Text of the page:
Frank Miller’s SIN CITY series is famous for its hard-boiled crime noir stories, characters and black-and-white artwork. In the second volume, A Dame To Kill For, Miller gleefully tackles that most classic of noir tropes, the seductive and deadly femme fatale. Ava is her name, and when she beckons, men cannot resist. Our lead this time is Dwight McCarthy, a photographer who is trying to live a clean, modest life in that cesspool of vice, crime, and violence known as Sin City. But four years ago he was involved with Ava, a dame with a perfect body and hypnotic eyes who can make men do her biddin... Read More

A Different Kingdom: Rich with details and surprising maturity

A Different Kingdom by Paul Kearney

A Different Kingdom is a reprint of one of Paul Kearney’s first novels, first published in 1993. The good news is that this doesn’t read like an early novel in an illustrious career: it actually reads like something a well-practiced author would produce after a lot of hard work.

A Different Kingdom is set in the picturesque countryside of Ireland and the farm where Michael lives. Alongside this, perhaps on top of it or layered throughout it, is a fantasy world where other creatures live, creatures that seem to spring out of our own myths and legends. The fact that this other world is set in a landscape that has thrilled many (myself included) with beautiful myths and legends is just perfect. This is a book for dreamers.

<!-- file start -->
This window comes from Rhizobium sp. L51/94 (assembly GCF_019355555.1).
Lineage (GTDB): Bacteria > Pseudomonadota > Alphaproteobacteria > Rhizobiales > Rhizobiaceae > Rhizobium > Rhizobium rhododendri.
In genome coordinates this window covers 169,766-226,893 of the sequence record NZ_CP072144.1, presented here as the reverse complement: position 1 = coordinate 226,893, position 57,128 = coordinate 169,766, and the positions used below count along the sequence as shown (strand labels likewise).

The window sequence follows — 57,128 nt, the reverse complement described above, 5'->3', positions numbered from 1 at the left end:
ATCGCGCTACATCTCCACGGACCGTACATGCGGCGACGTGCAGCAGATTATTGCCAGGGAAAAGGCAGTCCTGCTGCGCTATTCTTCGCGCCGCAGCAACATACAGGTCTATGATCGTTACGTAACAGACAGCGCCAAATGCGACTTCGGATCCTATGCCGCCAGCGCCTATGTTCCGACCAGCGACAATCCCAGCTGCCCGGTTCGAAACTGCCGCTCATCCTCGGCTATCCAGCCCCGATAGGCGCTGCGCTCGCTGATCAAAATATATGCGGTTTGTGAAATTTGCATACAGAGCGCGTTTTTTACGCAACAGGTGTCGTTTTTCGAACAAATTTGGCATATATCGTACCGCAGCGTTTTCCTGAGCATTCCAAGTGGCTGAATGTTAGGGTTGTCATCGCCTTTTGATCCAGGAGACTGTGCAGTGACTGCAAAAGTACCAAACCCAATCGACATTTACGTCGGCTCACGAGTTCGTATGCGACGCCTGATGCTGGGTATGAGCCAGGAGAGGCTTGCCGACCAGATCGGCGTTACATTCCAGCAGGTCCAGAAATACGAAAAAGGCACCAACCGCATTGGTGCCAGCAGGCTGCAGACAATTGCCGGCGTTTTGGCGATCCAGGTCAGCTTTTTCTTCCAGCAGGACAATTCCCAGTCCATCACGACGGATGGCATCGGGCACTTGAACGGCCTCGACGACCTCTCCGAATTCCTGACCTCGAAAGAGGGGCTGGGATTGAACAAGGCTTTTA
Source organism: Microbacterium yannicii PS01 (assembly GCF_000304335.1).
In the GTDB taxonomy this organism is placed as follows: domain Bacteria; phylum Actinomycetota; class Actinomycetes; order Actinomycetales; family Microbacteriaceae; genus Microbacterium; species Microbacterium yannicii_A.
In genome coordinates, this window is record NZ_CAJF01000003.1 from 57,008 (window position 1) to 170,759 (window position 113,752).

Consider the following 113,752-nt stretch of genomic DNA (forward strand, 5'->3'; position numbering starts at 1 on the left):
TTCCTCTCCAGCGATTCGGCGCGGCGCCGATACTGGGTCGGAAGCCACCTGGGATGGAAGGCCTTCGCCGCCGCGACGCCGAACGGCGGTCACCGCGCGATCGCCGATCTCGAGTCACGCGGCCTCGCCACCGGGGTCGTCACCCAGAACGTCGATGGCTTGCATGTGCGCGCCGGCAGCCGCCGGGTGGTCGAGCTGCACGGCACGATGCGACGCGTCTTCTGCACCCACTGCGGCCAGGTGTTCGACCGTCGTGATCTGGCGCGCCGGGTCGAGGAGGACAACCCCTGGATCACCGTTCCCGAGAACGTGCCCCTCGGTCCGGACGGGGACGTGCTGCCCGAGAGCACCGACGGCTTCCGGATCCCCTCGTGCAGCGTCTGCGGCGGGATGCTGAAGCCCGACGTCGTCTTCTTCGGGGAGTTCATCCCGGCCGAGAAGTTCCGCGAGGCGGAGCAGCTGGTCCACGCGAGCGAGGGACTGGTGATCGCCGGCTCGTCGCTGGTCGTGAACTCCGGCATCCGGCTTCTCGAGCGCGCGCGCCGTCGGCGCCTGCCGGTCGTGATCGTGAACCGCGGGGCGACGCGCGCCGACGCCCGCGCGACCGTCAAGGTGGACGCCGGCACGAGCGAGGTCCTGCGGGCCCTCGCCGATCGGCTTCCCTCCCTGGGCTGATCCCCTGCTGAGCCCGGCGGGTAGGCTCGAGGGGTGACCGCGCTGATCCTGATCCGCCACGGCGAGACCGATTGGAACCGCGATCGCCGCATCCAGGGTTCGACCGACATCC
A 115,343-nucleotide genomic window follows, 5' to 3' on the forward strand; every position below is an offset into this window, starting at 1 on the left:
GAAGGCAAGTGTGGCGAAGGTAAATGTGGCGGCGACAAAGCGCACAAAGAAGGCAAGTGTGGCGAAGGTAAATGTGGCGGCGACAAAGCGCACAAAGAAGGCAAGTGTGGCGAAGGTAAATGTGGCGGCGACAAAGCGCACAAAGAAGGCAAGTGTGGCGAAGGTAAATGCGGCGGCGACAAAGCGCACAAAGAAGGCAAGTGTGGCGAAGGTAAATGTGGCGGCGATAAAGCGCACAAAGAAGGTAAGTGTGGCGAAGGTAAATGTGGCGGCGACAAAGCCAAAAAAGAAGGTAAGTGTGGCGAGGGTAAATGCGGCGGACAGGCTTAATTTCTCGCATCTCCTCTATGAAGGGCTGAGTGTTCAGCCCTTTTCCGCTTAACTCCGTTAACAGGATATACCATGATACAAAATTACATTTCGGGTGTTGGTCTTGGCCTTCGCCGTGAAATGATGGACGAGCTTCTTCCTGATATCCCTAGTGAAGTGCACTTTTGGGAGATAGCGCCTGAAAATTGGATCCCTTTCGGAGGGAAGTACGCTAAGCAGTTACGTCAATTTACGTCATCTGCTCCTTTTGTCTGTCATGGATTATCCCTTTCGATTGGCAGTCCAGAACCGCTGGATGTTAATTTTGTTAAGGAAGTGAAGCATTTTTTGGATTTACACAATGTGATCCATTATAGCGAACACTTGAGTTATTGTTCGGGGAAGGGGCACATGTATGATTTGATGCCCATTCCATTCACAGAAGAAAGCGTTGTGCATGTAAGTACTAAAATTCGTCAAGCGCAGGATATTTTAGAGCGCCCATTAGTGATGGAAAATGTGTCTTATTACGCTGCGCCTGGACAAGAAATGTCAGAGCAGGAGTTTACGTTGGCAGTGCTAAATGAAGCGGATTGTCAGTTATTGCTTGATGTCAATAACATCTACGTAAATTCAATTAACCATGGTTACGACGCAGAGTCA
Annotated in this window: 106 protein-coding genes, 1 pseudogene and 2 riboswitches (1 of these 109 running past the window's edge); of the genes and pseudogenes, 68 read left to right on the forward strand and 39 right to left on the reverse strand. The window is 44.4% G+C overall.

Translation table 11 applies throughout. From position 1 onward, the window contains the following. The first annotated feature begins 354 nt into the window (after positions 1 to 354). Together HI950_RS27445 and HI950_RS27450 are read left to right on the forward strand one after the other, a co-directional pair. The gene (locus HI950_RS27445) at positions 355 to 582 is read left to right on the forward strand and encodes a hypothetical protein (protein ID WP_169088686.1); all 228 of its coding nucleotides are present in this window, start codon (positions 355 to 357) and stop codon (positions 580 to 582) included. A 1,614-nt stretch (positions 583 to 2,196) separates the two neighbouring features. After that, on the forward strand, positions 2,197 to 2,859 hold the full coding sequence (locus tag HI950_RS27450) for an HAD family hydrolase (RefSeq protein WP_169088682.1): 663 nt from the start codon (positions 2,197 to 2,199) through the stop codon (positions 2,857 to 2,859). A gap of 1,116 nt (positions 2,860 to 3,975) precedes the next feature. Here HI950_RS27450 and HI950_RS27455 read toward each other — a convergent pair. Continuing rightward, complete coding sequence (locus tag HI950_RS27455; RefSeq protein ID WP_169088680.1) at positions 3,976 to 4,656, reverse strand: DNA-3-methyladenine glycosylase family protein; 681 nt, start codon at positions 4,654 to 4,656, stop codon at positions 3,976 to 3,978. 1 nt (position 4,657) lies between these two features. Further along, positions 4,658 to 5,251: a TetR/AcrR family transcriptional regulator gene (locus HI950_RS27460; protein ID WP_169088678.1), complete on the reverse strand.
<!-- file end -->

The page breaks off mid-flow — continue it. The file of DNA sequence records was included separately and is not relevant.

When the wolves follow him from the Other Place to his family’s doorstep, Michael must choose between locking the... Read More

Reflex: Exciting sequel to Jumper

Reflex by Steven Gould

Reflex is the second book in Steven Gould’s JUMPER series. Ten years have passed since we left Davy and Millie. Now they’re married and Davy works occasionally for the National Security Agency. On one of his trips to Washington D.C. to meet with his contact there, he gets drugged and kidnapped by a group of people who want to use his powers for their own evil purposes. As they work to get Davy under their control, Millie uses her skills as a psychologist to search for him. She needs some help from the government, but she isn’t sure who she can trust. There seem to be leaks in high places.

Just like Jumper, Reflex is pretty compelling reading for the most part. Davy’s experiences as a captive are fascinating as we watch the bad guys use operant conditioning to try to bend him to their wills. This eventually starts to pall, however, because Davy spends almost the en... Read More

The Singing Sword: Storytelling is about the details